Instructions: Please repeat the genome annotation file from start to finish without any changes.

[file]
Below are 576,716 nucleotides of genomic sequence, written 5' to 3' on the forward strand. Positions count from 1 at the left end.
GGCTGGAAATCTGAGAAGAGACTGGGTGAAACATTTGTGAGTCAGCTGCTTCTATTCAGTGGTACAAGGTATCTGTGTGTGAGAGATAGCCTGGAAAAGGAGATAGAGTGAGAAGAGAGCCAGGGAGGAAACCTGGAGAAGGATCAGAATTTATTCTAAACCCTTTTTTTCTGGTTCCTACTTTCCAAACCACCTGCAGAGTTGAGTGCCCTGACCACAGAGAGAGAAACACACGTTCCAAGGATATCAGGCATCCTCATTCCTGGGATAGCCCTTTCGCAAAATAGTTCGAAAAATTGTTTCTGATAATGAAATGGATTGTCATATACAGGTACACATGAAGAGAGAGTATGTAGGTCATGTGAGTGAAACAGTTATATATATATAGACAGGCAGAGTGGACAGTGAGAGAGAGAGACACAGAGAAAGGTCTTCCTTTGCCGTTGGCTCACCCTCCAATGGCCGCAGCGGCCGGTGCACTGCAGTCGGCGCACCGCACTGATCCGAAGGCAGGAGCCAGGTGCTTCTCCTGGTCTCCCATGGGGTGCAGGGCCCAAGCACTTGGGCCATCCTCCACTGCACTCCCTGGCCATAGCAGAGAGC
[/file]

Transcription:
Below are 576,716 nucleotides of genomic sequence, written 5' to 3' on the forward strand. Positions count from 1 at the left end.
GGCTGGAAATCTGAGAAGAGACTGGGTGAAACATTTGTGAGTCAGCTGCTTCTATTCAGTGGTACAAGGTATCTGTGTGTGAGAGATAGCCTGGAAAAGGAGATAGAGTGAGAAGAGAGCCAGGGAGGAAACCTGGAGAAGGATCAGAATTTATTCTAAACCCTTTTTTTCTGGTTCCTACTTTCCAAACCACCTGCAGAGTTGAGTGCCCTGACCACAGAGAGAGAAACACACGTTCCAAGGATATCAGGCATCCTCATTCCTGGGATAGCCCTTTCGCAAAATAGTTCGAAAAATTGTTTCTGATAATGAAATGGATTGTCATATACAGGTACACATGAAGAGAGAGTATGTAGGTCATGTGAGTGAAACAGTTATATATATATAGACAGGCAGAGTGGACAGTGAGAGAGAGAGACACAGAGAAAGGTCTTCCTTTGCCGTTGGCTCACCCTCCAATGGCCGCAGCGGCCGGTGCACTGCAGTCGGCGCACCGCACTGATCCGAAGGCAGGAGCCAGGTGCTTCTCCTGGTCTCCCATGGGGTGCAGGGCCCAAGCACTTGGGCCATCCTCCACTGCACTCCCTGGCCATAGCAGAGAGC